Copper ions oxidise haemoglobin to form methaemoglobinaemia [13] by oxidizing Fe2+ to Fe3+. This decreases the oxygen carrying capacity of the haemoglobin, and the blood takes on a chocolate brown colour. The mean methaemoglobin level has been reported in 2012 as 9.59% (± 8.28) [12]. Arrhythmias resulting from methaemoglobinaemia can occur.

Jaundice and acute hepatitis usually occurs on day 2-3 post ingestion [13] and is the result of two separate pathologic processes: haemolysis and hepatitis. There is centrilobular liver cell necrosis, accompanied by a mononuclear infiltration causing biliary stasis [13]. This is reported to occur in 45% of patients [12].

On day 3-4 renal function often becomes compromised [13], reported in an Indian study to occur in 51% [12]. Multiple factors cause renal injury, including: haemolysis predisposing to acute tubular necrosis; vomiting, diarrhea and gastrointestinal bleeding resulting in hypovolaemia; rhabdomyolysis; and the direct toxic effect of copper bound to albumin, and possible sepsis from bacterial translocation from damaged gastrointestinal tract.

The diagnosis is made from history of copper sulphate ingestion [15], and from the clinical presentation. The measurement of serum copper does not correlate with clinical severity [8,13], with the use of whole blood copper measurement being preferential to serum copper levels [5,8]. The difficulty in correlation is due to the unpredictability of the kinetics of copper sulphate. There is a peak in serum copper after ingestion, and levels can fall to normal by as early as 17 hours or take as long as 7 days [13]. The fall in serum concentration is a result of increased tissue concentration of copper, particularly in the liver. A low serum copper level could even be the result of an increased liver uptake, which would indicate a worse prognosis [12]. Necrosis of hepatocytes can cause a release of serum copper late in the course of the disease [12]. There may also be a secondary peak in serum copper levels once the erythrocytes lyse, releasing the copper contained therein [13]. Diagnosis can be made after chemical analysis of gastric content [12].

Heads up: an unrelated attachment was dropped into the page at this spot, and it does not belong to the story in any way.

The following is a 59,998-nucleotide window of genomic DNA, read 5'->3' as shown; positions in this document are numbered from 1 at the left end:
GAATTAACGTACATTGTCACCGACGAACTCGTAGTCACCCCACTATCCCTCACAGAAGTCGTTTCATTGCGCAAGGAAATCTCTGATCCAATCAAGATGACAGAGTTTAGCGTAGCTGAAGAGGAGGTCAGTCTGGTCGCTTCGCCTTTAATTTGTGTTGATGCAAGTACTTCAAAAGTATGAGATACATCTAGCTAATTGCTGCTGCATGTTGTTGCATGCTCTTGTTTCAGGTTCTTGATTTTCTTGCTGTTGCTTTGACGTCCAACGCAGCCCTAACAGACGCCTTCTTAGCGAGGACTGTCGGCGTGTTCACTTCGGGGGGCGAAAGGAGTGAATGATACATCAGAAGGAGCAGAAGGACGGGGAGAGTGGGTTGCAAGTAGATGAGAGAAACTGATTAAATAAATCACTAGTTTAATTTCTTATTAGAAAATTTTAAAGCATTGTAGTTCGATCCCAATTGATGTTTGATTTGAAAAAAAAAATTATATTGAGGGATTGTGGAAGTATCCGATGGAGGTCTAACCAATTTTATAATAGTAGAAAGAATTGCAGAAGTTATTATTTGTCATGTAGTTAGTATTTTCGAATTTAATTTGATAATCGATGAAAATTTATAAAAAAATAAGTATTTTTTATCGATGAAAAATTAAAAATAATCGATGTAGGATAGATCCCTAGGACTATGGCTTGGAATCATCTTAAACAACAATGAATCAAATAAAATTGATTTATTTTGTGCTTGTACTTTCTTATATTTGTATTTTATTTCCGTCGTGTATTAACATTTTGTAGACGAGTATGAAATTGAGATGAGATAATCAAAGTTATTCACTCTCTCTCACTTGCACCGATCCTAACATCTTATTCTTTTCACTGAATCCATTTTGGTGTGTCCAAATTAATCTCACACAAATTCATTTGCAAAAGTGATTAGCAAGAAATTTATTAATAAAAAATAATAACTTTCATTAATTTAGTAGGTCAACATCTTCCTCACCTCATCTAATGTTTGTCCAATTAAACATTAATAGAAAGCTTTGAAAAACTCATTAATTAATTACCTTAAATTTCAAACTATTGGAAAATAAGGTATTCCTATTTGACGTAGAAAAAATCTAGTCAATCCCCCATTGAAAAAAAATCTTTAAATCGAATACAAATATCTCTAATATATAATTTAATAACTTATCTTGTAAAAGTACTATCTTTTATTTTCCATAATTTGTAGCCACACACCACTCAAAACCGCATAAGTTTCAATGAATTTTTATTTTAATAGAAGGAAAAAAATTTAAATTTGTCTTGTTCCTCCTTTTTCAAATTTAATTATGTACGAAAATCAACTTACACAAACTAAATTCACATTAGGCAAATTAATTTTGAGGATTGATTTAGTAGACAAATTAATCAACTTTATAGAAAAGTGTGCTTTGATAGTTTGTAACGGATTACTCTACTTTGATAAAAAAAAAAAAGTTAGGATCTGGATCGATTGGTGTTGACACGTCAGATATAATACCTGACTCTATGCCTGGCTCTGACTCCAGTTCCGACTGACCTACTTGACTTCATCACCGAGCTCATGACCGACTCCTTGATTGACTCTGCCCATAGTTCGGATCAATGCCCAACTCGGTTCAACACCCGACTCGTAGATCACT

The fatal dose of copper sulphate has not been precisely determined, with reports ranging from 1 g to 20 g [6,13]. A prospective study has shown the mortality for acute copper sulphate poisoning to be 22.9% [12]. A serum aspartate transaminase (AST) of greater than 234 U/L and alanine transaminase (ALT) of greater than 55 U/L have an 85.7% and 100% sensitivity in predicting mortality, respectively [12]. Death in the haemodialysis era is largely attributable to hepatic failure [12], where prior to renal support, nephrotoxicity was largely the cause of death.

Death most often occurs after at least the first 24 hours of ingestion, with only one case report describing an eleven-year-old who died within 6 hours of ingestion [7]. Most reports on copper sulphate are case reports, and only one study reports a 20% [15] fatality rate, making the average fatality rate difficult to determine. Treatment of acute copper sulphate poisoning is both supportive and specific.

Supportive measures are determined by the clinical presentation, and include decontamination, dilution of ingested copper sulphate (ingestion of milk) [13], and administering activated charcoal orally [6,13]. Neither lavage nor induction of emesis are indicated [6], and may be dangerous as copper sulphate is corrosive, with a risk of perforation. Early gastroscopy (within the first 24 hours) to assess extent of corrosive damage has been advocated [13]. Maintenance of intravascular volume by intravenous fluid therapy is advised.

Methylene blue is the recommended treatment for methaemoglobinaemia. Methylene blue increases the activity of NADPH-methaemoglobin reductase [11]. Treatment is required if methaemoglobin is 20-30%, but symptoms can occur at lower levels, if there is co-existent anaemia, respiratory or cardiovascular pathologies. Methylene blue increases the activity of methaemoglobin reductase, converting methaemoglobin to haemoglobin. The recommended dose is 1-2 mg/kg/dose of a 1% solution, given over 5 minutes intravenously [11]. It can be repeated after one hour if the cyanosis does not resolve. Methylene blue will fail to correct methaemoglobinaemia if the dose is inadequate, if the exposure to the toxin (in this case, copper sulphate) is ongoing, or if haemolysis is severe. Methylene blue is contra-indicated in patients with glucose-6-phosphate dehydrogenase deficiency, as it causes haemolysis.